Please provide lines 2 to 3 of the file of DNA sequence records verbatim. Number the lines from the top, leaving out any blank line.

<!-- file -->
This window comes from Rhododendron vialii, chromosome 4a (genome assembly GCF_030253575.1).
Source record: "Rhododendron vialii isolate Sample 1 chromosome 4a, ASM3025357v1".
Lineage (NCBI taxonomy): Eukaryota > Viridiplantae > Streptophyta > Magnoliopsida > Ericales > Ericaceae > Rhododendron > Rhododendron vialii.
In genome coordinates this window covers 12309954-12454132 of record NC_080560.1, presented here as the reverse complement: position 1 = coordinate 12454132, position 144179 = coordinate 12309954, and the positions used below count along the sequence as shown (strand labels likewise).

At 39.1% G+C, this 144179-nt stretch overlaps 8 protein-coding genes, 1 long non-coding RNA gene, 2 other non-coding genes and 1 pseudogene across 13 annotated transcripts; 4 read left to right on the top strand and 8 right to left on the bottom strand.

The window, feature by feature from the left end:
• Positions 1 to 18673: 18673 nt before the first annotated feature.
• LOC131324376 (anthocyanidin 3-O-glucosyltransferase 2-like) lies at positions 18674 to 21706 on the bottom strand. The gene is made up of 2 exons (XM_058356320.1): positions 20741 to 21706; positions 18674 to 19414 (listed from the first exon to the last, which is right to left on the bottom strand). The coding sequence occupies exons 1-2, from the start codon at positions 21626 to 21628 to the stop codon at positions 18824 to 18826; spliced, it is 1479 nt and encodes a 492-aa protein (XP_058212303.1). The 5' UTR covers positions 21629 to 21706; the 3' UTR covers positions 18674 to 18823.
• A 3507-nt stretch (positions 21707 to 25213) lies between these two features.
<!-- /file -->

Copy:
Source record: "Rhododendron vialii isolate Sample 1 chromosome 4a, ASM3025357v1".
Lineage (NCBI taxonomy): Eukaryota > Viridiplantae > Streptophyta > Magnoliopsida > Ericales > Ericaceae > Rhododendron > Rhododendron vialii.